The Welsh government should urgently establish a ‘barrier busting’ taskforce focused on making Wales a more attractive place to invest in all forms of digital infrastructure, according to a new report by the National Infrastructure Commission for Wales (NICW).
In its first full set of recommendations to the Welsh government, the Commission says that too much attention has been paid to promoting fibre to the home, and not enough on improving mobile broadband provision. NICW does not think the UK government’s target of having fibre to every home by 2025 is realistic and is concerned that the particular challenges of deploying fibre in Wales - where population density is lower, demand weaker and the topography more challenging - means that Welsh households and businesses will find themselves at the back of the queue.
The report says that only 3% of all the data carried on UK networks is carried on mobile networks today, a much lower proportion than elsewhere in Europe. NICW recommends that ‘home’ mobile broadband connections could be a good, low cost option for business and homes in rural areas, on a permanent basis or until fibre to the home arrives.
NICW’s Digital Communication Infrastructure of Wales report aims to assist the Welsh government to establish a digital communications strategy to best meet the needs of Wales. In order to achieve rapid advances the proposed ‘barrier busting’ taskforce, led by a senior Welsh Government official and working with local authorities and other stakeholders, would be responsible for implementing many of the changes recommended. These include:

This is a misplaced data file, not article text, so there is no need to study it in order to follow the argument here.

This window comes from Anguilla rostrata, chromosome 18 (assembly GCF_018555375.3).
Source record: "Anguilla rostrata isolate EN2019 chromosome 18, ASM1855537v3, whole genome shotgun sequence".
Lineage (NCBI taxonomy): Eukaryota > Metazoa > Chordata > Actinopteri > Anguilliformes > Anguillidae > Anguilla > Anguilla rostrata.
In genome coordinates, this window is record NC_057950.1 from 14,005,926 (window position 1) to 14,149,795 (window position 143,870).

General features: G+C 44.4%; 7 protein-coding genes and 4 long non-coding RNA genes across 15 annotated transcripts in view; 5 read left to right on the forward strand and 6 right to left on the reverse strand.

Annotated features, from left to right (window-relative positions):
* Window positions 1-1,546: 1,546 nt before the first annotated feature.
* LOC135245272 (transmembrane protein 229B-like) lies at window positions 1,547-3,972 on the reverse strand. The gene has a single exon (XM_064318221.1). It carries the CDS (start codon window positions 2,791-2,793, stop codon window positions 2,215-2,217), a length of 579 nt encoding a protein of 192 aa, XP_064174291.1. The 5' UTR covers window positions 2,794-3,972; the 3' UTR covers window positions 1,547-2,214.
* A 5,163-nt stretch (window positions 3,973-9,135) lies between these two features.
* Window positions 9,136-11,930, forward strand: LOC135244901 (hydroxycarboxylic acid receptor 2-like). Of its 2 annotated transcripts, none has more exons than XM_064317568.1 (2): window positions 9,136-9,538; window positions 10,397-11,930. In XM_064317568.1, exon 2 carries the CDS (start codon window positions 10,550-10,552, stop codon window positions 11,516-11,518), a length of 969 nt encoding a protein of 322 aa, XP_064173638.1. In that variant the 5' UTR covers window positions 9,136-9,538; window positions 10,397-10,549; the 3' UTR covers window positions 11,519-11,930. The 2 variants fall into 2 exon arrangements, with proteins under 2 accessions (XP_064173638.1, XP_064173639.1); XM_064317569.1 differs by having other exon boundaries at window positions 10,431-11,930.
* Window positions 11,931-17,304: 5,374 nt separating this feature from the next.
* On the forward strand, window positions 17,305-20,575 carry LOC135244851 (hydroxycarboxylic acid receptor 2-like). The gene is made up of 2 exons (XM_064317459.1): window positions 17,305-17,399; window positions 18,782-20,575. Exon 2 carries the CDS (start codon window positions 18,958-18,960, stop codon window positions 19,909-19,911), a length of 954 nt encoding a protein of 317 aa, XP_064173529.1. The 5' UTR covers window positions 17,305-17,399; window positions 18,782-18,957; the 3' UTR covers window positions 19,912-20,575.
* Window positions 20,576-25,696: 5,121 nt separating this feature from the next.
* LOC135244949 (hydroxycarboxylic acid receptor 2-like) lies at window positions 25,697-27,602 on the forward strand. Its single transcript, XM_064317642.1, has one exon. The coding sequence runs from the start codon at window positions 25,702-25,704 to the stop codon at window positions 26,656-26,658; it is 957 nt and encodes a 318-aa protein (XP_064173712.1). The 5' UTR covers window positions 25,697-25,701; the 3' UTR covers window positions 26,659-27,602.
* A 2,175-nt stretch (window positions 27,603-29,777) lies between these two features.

- Discussing ambitious targets for 4G and 5G ‘home’ mobile infrastructure with the mobile industry. This would include the offer of Welsh government funds to support mobile infrastructure under a new, more flexible, ‘Gigabit Cymru’ programme;
- Serious consideration of planning rules that are more favourable towards mobile infrastructure than those seen elsewhere in the UK;
- Not, at this stage, spending more than £3,500 to connect individual households to a fibre network and simplifying the use of vouchers for this purpose;
- Investing heavily to improve the adoption of new digital technologies where the infrastructure is already available, but only after Audit Wales has reviewed the effectiveness of the programmes that already exist.
John Lloyd Jones, commission chair, said: “Digital connectivity has been vital during the Covid-19 pandemic and will continue to be an important enabler of economic development and digital service delivery. Businesses and households stand to gain substantial economic benefits from both fibre to the home and 5G.
"The quality of digital communications is critical in determining where new, high growth businesses locate and where young people choose to live. They cannot afford to wait and will move to where fast, reliable broadband is available. Yet, too many parts of Wales still lack adequate broadband connectivity and opportunities are already being lost. Achieving rapid advances will require more direction from the Welsh government.”
NICW’s Annual Report notes that progress on the Commission’s other planned reports for 2020, on Transport and Energy, has been hampered by the understandable diversion of resources from the Commission to the Covid 19 effort. The report sets out progress to date in these areas along with plans for further work over the coming year.
The NICW was established in 2018 as a non-statutory body to advise and make recommendations to Welsh ministers on Wales’ economic and environmental infrastructure needs over the next five to thirty years.